For whatever reason Ubuntu does not play well with my Nvidia GTX1050 video card. I may give it another try down the road but unwillingly made the move to win 10 pro.

Linux and Nvidia have had long standing issues with driver development / support.  Nvidia Linux drivers are VERY problematic.  

 

https://www.youtube....h?v=IVpOyKCNZYw


Edited by Jim Waters, 23 August 2019 - 02:52 PM.


#14 PhotonHunter1

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Posted 23 August 2019 - 05:42 PM

Linux and Nvidia have had long standing issues with driver development / support.  Nvidia Linux drivers are VERY problematic.  

 

https://www.youtube....h?v=IVpOyKCNZYw

Exactly Jim. I ran Ubuntu from the disk image, selected the Nvidia drivers from the default Linux drivers and it still bombed. I swapped out my GTX 1050 (lower end graphics card) to an even LOWER end Pegatron graphics card and still no luck. It was so frustrating...



#15 bobzeq25

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Posted 23 August 2019 - 05:49 PM

Just another data point.  I've had no problems.  Ubuntu, Nvidia 1030.  My recollection is that I didn't "select" a driver, one was loaded automatically.

 

https://www.amazon.c.../dp/B072HRD3CY/


Edited by bobzeq25, 23 August 2019 - 05:50 PM.


#16 Jim Waters

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Posted 23 August 2019 - 06:53 PM

Just another data point.  I've had no problems.  Ubuntu, Nvidia 1030.  My recollection is that I didn't "select" a driver, one was loaded automatically.

 

https://www.amazon.c.../dp/B072HRD3CY/

What Ubuntu build?



#17 bobzeq25

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Posted 23 August 2019 - 07:03 PM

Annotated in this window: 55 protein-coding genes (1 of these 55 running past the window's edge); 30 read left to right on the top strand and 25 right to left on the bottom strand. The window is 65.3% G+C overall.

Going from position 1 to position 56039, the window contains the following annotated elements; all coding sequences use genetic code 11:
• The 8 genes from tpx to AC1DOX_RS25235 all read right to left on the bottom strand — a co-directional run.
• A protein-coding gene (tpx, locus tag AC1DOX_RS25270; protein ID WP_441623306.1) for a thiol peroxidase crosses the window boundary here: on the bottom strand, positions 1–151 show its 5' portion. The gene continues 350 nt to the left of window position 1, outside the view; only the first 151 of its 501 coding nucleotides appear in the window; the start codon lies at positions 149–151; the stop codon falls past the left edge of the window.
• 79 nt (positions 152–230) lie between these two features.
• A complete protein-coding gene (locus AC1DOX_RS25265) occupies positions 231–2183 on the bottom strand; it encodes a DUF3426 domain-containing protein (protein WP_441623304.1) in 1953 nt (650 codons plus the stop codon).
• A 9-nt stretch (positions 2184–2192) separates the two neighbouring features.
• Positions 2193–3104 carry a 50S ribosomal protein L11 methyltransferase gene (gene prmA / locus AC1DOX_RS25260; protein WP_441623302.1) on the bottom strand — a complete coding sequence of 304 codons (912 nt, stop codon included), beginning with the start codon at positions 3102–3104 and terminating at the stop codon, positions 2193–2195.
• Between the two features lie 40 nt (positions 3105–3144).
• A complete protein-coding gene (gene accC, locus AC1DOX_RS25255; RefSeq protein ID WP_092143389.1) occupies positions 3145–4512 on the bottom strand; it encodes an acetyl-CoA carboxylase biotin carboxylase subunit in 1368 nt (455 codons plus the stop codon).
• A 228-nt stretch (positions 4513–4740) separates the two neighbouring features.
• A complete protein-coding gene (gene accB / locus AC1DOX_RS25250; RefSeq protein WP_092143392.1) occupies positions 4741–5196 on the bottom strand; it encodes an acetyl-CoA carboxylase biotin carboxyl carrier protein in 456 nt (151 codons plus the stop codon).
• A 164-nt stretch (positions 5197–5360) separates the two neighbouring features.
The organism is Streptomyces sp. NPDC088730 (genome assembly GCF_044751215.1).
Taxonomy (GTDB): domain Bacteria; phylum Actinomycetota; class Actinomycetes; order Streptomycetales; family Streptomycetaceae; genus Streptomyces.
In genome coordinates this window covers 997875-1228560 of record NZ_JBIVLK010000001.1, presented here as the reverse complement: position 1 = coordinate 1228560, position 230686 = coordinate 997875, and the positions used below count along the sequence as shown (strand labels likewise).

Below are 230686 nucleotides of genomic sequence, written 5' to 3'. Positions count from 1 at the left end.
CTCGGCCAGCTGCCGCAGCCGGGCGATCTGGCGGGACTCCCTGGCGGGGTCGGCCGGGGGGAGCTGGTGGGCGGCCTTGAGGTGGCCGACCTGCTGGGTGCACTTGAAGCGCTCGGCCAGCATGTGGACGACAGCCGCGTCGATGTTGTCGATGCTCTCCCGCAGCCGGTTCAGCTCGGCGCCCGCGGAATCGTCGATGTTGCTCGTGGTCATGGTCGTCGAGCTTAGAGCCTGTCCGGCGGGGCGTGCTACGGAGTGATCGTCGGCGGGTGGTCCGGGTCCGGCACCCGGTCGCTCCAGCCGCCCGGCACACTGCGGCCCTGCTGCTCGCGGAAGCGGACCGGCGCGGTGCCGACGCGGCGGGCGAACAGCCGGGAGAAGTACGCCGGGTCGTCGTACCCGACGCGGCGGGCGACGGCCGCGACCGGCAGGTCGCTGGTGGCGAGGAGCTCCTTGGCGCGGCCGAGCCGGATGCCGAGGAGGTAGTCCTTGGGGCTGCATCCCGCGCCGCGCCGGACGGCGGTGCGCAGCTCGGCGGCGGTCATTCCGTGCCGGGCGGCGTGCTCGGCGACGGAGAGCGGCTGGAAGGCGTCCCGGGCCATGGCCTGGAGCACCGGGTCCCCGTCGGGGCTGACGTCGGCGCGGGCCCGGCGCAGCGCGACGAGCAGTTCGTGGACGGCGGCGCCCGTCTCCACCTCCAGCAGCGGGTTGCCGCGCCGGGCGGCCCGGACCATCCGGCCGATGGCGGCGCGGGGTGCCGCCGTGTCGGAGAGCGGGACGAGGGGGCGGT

What Ubuntu build?

18.04.3 LTS



#18 PhotonHunter1

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Posted 23 August 2019 - 07:51 PM

Initially I had 16.04 LTS, then Mint 19, then recently tried 18.04 LTS. Maybe I need to look at the 1030 card?



#19 Jim Waters

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Posted 23 August 2019 - 09:48 PM

This is the reason I haven't migrated to Linux - MX Linux, Manjaro or Mint.  I can't find reliable information on what 'high-end' video cards works.  I want something significantly better than SVGA.  SXGA is my entry point.



#20 Chris Ryan

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Posted 24 August 2019 - 02:10 AM

How "substantial?  I've seen numbers like 10%.

I can only report based on perf benchmark numbers (so as to compare similar set ups since I don't use Windows on this system), and it was a while ago when I looked, but it was much more than that - up to 40 to 50% more.  However, that's the benchmark and how well that translates to Real World Usage is another thing.  Still, at least it gives some baselines.



#21 Chris Ryan

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Posted 24 August 2019 - 02:16 AM

This is the reason I haven't migrated to Linux - MX Linux, Manjaro or Mint.  I can't find reliable information on what 'high-end' video cards works.  I want something significantly better than SVGA.  SXGA is my entry point.

I've got an nVidia GeForce RTC 2070 installed for my Acer X34 P monitor.  It's near flawless.  I also run a game through wine and the 3D performance is great.  Before I got the new monitor and card, I was using a GTX 1030 card with no problems either.

 

The linux distro shouldn't really matter so long as it has a modern kernel.  I run Gentoo right now, but also Kubuntu on other machines. 


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#22 Jim Waters

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Posted 24 August 2019 - 02:39 AM

I've got an nVidia GeForce RTC 2070 installed for my Acer X34 P monitor.  It's near flawless.  I also run a game through wine and the 3D performance is great.  Before I got the new monitor and card, I was using a GTX 1030 card with no problems either.